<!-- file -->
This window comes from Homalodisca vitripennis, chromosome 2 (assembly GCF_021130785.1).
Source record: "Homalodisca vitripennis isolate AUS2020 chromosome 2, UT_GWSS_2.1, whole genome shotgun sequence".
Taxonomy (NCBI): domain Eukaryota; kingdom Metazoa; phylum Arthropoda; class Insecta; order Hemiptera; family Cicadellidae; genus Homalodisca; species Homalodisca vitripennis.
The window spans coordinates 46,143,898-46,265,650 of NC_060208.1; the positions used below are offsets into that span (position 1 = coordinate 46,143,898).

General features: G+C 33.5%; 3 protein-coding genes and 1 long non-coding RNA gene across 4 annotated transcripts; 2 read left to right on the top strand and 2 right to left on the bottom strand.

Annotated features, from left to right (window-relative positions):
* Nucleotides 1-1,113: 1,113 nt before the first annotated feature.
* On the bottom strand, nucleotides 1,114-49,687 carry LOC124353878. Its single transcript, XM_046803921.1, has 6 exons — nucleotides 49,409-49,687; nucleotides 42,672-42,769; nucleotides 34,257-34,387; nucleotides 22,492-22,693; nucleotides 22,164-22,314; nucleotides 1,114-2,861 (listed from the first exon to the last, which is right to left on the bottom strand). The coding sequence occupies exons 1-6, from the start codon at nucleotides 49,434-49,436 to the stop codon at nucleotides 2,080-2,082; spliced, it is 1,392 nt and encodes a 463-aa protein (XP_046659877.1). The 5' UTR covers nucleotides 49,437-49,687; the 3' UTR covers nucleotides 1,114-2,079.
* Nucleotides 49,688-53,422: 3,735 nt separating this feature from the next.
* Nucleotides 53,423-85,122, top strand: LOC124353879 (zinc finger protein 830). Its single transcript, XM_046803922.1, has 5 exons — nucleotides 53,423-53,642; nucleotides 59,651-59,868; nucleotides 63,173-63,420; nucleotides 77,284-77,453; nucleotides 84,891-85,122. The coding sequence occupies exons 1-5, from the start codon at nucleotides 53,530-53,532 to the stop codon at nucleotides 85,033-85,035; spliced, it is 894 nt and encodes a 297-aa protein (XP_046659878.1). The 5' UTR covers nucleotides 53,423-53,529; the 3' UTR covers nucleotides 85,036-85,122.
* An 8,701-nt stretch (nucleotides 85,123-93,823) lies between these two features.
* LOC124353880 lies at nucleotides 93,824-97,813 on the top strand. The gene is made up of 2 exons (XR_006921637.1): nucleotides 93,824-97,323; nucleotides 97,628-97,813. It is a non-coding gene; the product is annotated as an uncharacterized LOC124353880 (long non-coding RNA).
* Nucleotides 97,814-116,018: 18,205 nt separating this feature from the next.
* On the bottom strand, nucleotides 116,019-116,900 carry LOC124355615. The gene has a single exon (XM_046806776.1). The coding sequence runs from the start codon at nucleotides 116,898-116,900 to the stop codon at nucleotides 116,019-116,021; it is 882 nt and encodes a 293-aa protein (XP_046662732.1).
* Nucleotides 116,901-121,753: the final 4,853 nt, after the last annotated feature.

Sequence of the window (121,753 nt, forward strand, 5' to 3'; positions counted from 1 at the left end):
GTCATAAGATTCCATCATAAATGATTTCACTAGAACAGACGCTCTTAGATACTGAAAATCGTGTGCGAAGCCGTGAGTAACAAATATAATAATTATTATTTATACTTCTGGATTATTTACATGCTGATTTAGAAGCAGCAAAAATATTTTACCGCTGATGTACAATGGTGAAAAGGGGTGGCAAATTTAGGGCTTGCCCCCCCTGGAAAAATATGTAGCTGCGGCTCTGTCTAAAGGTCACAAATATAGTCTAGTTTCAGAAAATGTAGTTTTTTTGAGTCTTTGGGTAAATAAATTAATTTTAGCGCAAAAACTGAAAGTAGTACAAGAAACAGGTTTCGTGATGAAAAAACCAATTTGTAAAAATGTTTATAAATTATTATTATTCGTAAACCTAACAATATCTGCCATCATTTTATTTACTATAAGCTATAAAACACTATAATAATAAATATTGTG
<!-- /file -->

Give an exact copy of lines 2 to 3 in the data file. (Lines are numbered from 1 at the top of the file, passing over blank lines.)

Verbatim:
Source record: "Homalodisca vitripennis isolate AUS2020 chromosome 2, UT_GWSS_2.1, whole genome shotgun sequence".
Taxonomy (NCBI): domain Eukaryota; kingdom Metazoa; phylum Arthropoda; class Insecta; order Hemiptera; family Cicadellidae; genus Homalodisca; species Homalodisca vitripennis.